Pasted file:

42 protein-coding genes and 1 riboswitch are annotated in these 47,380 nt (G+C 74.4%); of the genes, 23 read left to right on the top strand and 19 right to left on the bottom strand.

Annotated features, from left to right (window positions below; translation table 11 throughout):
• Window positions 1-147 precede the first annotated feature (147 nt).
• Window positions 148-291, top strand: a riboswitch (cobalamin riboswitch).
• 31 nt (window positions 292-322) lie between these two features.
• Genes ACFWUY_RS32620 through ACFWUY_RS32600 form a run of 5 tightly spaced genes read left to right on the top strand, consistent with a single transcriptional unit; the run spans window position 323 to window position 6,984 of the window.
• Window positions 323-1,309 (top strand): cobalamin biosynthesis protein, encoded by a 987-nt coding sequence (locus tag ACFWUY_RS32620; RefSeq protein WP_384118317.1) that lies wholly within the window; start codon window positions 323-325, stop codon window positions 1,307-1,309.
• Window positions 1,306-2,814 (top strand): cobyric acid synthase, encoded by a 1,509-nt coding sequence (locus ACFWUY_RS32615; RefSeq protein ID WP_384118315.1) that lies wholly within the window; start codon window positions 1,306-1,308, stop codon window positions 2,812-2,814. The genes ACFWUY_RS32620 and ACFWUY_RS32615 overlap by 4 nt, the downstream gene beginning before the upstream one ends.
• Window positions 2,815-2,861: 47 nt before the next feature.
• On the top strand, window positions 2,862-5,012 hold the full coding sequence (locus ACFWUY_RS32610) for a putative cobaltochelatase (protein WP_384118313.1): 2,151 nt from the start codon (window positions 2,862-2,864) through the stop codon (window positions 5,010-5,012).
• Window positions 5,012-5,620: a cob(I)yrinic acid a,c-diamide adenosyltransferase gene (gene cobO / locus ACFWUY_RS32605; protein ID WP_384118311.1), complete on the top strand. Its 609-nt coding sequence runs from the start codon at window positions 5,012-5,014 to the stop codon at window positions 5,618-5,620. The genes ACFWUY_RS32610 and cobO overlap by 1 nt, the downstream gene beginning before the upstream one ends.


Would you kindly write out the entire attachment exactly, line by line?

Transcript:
42 protein-coding genes and 1 riboswitch are annotated in these 47,380 nt (G+C 74.4%); of the genes, 23 read left to right on the top strand and 19 right to left on the bottom strand.

Annotated features, from left to right (window positions below; translation table 11 throughout):
• Window positions 1-147 precede the first annotated feature (147 nt).
• Window positions 148-291, top strand: a riboswitch (cobalamin riboswitch).
• 31 nt (window positions 292-322) lie between these two features.
• Genes ACFWUY_RS32620 through ACFWUY_RS32600 form a run of 5 tightly spaced genes read left to right on the top strand, consistent with a single transcriptional unit; the run spans window position 323 to window position 6,984 of the window.
• Window positions 323-1,309 (top strand): cobalamin biosynthesis protein, encoded by a 987-nt coding sequence (locus tag ACFWUY_RS32620; RefSeq protein WP_384118317.1) that lies wholly within the window; start codon window positions 323-325, stop codon window positions 1,307-1,309.
• Window positions 1,306-2,814 (top strand): cobyric acid synthase, encoded by a 1,509-nt coding sequence (locus ACFWUY_RS32615; RefSeq protein ID WP_384118315.1) that lies wholly within the window; start codon window positions 1,306-1,308, stop codon window positions 2,812-2,814. The genes ACFWUY_RS32620 and ACFWUY_RS32615 overlap by 4 nt, the downstream gene beginning before the upstream one ends.
• Window positions 2,815-2,861: 47 nt before the next feature.
• On the top strand, window positions 2,862-5,012 hold the full coding sequence (locus ACFWUY_RS32610) for a putative cobaltochelatase (protein WP_384118313.1): 2,151 nt from the start codon (window positions 2,862-2,864) through the stop codon (window positions 5,010-5,012).
• Window positions 5,012-5,620: a cob(I)yrinic acid a,c-diamide adenosyltransferase gene (gene cobO / locus ACFWUY_RS32605; protein ID WP_384118311.1), complete on the top strand. Its 609-nt coding sequence runs from the start codon at window positions 5,012-5,014 to the stop codon at window positions 5,618-5,620. The genes ACFWUY_RS32610 and cobO overlap by 1 nt, the downstream gene beginning before the upstream one ends.